The Cookbook Guru for July: Neil Perry’s The Food I Love
Neil Perry is an icon in the Australian food scene. In an era when chefs worked in kitchens, not in front of TV camera’s he was possibly one of the first I am familiar with to get out of the kitchen and commercialise his brand beyond his famous Sydney restaurant, Rockpool.
He has worked with some iconic chefs as part of his unofficial apprenticeship in the kitchen. He started his career working with Stephanie Alexander at her, now closed, but famous Stephanie’s in Melbourne and also worked with other food icons such as Gay Bilson, Damien Pignolet, Steve Manfredi and David Thompson. Whilst he worked with this list of Australian Food icons, he actually never officially completed his cooking apprenticeship, but still chooses to use the title of chef. From apprentice to master, he trained Kylie Kwong who is perhaps equally as famous as her master in food circles for her modern Chinese food that she produces in Sydney at her restaurant Billy Kwongs.
Apart from having a stable of restaurants that include Rockpool, Rockpool Bar and Grill in both Sydney and Melbourne, Spice Temple in Sydney and Rosetta’s in Melbourne he has also been the co-ordinator of catering for first and business class travel for Qantas and works with a charity, Bestest Foundation for Kids. In 2013 he was honored with an Order of Australia for his work in the community and his service to the food and restaurant industry.
For me Neil Perry was perhaps one of the first names of Australian food that I knew as having a reputation when I was growing up in the 1980’s. With his love of Asian flavours and blending good produce with classic combinations, I know his food to be what I would truly consider modern Australian. His book, The Food I love, is imbued with his philosophies on cooking, on food and lent the casual air that has me genuinely believing that he does eat the food that he is sharing with us.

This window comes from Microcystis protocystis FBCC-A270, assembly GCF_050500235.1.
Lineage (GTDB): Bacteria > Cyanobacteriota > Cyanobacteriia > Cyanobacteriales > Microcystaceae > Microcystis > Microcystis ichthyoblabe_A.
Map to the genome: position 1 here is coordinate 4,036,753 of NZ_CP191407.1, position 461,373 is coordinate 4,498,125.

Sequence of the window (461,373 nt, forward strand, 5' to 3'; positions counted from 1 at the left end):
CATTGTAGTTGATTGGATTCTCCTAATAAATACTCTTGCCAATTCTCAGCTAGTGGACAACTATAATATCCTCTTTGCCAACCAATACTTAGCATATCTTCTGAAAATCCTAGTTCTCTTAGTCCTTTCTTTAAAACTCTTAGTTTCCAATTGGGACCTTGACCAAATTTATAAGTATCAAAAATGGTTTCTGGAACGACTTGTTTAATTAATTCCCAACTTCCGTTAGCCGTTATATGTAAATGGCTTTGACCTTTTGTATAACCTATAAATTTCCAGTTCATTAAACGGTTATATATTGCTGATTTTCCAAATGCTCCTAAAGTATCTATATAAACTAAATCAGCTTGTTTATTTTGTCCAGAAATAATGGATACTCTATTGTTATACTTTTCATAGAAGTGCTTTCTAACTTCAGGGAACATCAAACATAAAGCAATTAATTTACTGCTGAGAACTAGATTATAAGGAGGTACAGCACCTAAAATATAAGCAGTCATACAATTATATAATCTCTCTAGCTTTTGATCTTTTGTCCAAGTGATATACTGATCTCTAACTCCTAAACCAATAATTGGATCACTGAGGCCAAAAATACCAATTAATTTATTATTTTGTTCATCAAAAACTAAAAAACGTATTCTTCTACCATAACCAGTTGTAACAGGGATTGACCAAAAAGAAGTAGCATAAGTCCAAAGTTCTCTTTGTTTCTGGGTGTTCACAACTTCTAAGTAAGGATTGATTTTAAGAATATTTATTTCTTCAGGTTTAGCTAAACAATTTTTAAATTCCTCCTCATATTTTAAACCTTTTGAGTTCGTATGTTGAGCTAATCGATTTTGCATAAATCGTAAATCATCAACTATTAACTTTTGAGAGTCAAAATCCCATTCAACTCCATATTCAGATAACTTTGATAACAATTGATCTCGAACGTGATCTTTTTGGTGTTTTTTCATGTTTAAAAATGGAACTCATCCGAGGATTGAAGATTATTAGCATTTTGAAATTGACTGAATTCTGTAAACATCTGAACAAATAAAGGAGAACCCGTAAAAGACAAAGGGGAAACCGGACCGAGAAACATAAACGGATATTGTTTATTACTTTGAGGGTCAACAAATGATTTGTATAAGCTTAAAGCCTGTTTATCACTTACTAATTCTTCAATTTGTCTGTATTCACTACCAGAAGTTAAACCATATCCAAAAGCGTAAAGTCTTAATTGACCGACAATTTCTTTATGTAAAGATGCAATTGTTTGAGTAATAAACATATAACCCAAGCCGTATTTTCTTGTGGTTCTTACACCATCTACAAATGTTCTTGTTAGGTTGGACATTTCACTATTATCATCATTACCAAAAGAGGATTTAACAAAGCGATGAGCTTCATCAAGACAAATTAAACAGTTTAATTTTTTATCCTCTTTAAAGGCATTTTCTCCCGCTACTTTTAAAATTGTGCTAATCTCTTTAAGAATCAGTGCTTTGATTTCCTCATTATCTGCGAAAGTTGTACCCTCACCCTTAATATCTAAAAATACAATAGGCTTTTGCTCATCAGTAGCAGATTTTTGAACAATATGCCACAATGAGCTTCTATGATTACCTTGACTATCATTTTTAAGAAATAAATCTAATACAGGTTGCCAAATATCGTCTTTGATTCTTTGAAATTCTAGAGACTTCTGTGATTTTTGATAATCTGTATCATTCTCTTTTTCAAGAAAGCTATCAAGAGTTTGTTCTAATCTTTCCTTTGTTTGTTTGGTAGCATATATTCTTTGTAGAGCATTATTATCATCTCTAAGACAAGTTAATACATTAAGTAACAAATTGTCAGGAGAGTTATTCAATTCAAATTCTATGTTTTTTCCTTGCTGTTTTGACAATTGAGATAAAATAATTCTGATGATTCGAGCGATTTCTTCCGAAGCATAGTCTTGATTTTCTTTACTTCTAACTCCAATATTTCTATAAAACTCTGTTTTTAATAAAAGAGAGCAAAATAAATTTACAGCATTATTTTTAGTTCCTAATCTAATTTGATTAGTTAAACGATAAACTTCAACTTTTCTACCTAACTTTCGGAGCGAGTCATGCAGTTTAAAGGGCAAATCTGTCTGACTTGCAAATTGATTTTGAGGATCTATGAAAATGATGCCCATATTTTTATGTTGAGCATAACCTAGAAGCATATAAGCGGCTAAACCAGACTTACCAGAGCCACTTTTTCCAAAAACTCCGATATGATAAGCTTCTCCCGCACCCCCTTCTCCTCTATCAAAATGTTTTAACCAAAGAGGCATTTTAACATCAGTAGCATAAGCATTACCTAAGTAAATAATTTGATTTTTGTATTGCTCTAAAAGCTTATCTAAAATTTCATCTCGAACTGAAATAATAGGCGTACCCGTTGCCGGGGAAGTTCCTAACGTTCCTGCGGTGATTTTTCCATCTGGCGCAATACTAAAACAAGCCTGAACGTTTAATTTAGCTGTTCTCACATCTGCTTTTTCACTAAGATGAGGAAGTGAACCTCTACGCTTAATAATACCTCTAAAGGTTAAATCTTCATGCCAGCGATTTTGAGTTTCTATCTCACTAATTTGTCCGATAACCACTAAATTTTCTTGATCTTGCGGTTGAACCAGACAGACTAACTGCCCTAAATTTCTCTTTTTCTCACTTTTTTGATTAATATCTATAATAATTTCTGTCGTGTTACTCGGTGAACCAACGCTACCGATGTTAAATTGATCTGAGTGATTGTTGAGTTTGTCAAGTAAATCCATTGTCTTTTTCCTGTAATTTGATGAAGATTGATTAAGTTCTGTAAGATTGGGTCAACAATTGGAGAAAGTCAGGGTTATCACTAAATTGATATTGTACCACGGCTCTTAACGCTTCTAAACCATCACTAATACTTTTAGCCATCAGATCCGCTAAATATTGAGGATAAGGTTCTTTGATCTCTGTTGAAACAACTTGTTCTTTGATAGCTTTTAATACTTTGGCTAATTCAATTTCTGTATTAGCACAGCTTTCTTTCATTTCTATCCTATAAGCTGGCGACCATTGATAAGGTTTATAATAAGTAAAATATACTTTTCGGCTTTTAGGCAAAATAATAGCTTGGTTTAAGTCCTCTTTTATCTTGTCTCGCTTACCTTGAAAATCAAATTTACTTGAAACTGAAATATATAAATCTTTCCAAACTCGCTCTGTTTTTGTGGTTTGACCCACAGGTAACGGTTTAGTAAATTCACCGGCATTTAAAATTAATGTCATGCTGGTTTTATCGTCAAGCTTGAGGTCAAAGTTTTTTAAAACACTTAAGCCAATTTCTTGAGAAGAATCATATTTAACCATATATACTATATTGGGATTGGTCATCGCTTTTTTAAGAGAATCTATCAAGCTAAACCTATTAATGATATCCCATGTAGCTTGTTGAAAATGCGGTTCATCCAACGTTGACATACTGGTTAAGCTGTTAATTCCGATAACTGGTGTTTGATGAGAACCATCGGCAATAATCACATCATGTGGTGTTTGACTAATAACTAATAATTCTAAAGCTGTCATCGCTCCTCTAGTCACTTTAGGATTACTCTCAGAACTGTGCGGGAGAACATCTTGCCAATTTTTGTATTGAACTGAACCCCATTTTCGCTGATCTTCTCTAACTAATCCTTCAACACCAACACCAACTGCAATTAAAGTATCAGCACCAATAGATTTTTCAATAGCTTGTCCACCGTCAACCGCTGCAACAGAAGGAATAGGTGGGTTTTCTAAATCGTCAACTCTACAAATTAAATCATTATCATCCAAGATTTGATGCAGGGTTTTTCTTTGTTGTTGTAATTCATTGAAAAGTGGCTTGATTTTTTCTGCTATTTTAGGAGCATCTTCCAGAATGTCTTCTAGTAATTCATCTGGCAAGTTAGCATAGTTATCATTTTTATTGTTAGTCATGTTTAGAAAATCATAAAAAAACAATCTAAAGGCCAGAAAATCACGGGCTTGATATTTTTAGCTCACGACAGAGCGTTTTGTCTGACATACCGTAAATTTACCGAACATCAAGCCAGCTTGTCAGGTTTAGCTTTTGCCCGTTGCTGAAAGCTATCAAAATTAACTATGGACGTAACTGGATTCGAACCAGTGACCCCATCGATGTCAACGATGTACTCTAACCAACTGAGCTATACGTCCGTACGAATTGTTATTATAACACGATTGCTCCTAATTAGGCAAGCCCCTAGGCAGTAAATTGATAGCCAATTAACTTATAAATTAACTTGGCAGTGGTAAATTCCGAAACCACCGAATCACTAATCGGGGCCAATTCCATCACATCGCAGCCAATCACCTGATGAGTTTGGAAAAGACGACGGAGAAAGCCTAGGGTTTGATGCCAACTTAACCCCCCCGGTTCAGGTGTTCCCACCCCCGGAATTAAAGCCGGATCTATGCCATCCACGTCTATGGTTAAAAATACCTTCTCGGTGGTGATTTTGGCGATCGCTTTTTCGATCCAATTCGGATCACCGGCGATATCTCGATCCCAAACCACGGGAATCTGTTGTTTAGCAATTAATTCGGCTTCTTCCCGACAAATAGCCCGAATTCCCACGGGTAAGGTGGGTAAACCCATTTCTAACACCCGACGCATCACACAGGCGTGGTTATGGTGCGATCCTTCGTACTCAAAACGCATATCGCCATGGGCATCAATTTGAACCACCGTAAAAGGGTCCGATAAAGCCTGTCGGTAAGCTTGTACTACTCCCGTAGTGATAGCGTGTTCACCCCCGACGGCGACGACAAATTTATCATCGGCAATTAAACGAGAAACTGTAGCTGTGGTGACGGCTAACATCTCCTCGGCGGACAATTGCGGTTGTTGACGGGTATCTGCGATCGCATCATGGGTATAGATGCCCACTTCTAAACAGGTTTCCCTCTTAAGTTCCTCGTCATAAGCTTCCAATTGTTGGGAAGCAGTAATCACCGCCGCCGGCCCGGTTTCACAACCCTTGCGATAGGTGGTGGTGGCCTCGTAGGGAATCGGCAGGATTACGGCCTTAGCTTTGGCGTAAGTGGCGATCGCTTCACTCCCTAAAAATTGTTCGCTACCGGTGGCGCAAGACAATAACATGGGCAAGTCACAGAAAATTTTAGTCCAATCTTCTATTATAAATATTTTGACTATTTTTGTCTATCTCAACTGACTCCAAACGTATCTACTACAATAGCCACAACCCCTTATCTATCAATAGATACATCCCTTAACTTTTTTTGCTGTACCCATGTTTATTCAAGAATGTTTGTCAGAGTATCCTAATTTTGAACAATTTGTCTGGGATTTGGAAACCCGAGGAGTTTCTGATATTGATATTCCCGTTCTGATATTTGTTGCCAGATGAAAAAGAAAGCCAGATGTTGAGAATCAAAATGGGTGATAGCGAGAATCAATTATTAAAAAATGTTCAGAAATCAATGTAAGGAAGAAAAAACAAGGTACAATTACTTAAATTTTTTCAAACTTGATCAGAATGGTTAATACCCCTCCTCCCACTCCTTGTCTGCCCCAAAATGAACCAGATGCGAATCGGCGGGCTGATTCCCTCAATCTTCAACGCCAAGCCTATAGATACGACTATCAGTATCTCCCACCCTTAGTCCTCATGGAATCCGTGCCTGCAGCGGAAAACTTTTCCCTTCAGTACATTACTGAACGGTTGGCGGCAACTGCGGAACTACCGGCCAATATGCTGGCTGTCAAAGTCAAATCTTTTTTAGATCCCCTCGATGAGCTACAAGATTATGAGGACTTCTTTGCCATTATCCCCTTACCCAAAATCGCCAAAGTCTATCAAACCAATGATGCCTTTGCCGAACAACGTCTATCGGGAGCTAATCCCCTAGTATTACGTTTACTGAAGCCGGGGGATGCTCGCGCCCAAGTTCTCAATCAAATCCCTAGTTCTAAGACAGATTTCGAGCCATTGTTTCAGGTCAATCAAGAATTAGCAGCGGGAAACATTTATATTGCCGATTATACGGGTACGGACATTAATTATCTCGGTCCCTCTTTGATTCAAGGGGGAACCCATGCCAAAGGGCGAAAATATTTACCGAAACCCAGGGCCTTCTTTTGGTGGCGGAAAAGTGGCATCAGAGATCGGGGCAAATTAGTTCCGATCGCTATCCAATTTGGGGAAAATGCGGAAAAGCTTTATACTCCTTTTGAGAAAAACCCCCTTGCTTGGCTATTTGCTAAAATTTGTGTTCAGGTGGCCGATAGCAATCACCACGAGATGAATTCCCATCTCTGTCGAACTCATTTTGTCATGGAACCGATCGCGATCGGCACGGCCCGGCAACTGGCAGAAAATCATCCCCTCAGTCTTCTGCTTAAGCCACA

So this month we are going to explore and cook our way through Perry’s The Food I Love. It has a decidedly Mediterranean feel to it, but I hope it will be a wonderful change and something fresh from the flavours that we have been using so far this year. The book is written to guide a less experienced cook in the methods of basic good cookery instructing on the best ways to poach an egg and the value and importance of fresh good quality ingredients. There is some good standard recipes that would suit any creative foodie as a launching pad to create your own variations. I for one might finally step up to the foodie challenge I set myself at the beginning of the year and try making a soufle.
If you don’t own or have access to this book there is a plethora of recipes online from Neil Perry that you can access in this same style. He is an active publisher of recipes with publications like http://www.goodfood.com.au, http://www.gourmettraveller.com.au and http://www.lifestylefood.com.au amongst others.
If this is your first time being a part of the cookbook guru make sure you check out this post for the run down on how our cookbook book club works. I look forward to seeing what we create this month in our kitchens.